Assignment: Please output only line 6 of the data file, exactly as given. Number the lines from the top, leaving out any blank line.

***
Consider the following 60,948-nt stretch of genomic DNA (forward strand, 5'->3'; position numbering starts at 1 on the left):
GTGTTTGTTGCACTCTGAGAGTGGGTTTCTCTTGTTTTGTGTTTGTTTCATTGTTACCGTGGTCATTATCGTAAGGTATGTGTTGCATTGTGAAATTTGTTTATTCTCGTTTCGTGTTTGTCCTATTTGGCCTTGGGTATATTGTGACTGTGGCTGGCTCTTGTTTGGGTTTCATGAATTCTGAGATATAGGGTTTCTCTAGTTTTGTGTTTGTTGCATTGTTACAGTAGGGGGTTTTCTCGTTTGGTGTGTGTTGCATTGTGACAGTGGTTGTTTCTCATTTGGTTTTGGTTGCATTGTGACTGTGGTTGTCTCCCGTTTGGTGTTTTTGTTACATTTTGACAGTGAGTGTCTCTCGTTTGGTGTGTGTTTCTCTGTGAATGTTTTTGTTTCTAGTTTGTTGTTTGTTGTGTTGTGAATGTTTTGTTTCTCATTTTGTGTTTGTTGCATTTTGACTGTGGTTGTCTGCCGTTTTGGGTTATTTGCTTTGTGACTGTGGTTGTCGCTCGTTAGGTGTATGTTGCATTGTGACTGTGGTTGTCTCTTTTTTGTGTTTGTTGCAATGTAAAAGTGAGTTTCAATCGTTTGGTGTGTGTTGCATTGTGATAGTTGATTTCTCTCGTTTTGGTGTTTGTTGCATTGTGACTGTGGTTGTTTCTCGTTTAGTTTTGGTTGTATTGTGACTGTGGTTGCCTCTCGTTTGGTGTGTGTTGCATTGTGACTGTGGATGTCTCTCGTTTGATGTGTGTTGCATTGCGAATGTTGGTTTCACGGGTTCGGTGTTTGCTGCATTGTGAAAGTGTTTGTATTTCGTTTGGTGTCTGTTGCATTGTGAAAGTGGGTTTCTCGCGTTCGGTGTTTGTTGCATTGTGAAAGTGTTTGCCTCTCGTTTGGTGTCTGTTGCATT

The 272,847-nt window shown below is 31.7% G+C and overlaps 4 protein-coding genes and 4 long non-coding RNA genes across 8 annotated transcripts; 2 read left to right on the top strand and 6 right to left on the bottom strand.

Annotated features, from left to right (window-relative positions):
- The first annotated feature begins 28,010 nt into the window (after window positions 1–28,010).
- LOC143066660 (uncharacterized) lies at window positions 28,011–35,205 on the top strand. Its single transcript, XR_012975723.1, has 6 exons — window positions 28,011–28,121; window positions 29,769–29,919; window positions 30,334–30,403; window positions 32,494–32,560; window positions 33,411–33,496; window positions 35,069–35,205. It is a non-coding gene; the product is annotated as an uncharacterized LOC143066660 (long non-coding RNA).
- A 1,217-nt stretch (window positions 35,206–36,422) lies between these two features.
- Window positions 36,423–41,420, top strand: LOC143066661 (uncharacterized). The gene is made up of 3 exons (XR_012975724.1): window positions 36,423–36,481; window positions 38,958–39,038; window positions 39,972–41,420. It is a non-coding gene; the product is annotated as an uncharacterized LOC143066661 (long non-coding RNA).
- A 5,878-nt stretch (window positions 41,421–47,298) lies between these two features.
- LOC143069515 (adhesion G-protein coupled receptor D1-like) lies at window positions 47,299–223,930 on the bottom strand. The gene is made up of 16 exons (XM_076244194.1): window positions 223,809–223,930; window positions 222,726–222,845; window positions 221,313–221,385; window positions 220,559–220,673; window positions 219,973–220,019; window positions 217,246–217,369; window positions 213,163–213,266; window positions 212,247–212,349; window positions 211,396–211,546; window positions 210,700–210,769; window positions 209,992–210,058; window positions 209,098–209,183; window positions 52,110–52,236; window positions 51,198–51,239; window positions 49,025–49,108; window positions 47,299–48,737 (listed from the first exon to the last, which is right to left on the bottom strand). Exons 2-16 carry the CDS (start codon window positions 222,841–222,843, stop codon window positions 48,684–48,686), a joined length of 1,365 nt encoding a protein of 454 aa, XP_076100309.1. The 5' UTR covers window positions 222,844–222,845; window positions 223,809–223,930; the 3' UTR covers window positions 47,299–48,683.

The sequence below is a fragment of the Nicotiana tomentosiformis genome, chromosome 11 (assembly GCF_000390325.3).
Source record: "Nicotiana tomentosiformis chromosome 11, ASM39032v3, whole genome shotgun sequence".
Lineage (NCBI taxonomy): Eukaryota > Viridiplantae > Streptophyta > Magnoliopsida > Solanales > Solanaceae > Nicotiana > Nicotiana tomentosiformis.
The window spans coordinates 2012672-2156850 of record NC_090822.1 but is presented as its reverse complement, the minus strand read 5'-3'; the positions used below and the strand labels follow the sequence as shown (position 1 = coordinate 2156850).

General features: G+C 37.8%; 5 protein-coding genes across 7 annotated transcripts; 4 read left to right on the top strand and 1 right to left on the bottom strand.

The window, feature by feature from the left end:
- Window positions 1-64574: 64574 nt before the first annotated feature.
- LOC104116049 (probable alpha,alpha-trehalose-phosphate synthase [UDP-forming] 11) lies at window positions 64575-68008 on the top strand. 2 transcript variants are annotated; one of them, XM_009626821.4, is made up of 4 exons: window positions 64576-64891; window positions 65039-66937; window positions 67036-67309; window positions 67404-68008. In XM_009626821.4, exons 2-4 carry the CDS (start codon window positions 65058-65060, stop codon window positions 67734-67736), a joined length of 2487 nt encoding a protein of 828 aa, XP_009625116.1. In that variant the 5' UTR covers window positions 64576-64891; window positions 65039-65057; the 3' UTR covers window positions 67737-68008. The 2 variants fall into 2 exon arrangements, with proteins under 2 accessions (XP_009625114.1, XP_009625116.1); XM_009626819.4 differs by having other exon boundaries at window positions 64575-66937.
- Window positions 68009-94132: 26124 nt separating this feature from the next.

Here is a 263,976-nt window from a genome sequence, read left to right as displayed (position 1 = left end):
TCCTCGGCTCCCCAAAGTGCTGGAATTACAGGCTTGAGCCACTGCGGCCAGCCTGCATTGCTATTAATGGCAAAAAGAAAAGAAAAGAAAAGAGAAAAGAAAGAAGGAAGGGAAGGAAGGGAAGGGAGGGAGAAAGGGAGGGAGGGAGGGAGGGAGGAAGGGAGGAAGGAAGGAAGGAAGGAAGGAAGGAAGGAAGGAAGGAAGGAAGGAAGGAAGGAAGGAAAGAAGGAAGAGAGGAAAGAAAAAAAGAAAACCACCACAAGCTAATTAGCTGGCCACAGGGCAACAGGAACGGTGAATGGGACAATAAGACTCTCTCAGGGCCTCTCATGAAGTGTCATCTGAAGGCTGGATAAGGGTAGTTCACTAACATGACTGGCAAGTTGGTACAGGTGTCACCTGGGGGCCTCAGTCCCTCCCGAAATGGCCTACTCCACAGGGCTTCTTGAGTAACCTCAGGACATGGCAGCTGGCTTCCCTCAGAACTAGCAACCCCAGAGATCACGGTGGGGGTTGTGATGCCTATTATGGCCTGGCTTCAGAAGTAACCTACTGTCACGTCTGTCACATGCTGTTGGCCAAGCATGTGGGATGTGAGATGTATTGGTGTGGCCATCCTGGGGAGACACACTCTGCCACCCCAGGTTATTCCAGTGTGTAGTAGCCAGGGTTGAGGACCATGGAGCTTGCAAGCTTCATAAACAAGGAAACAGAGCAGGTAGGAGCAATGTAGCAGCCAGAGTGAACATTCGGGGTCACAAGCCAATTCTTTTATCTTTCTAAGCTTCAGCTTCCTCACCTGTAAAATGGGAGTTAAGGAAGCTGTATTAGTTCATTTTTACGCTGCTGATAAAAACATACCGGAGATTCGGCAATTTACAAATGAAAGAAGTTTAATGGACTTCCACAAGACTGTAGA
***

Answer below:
- LOC143066660 (uncharacterized) lies at window positions 28,011–35,205 on the top strand. Its single transcript, XR_012975723.1, has 6 exons — window positions 28,011–28,121; window positions 29,769–29,919; window positions 30,334–30,403; window positions 32,494–32,560; window positions 33,411–33,496; window positions 35,069–35,205. It is a non-coding gene; the product is annotated as an uncharacterized LOC143066660 (long non-coding RNA).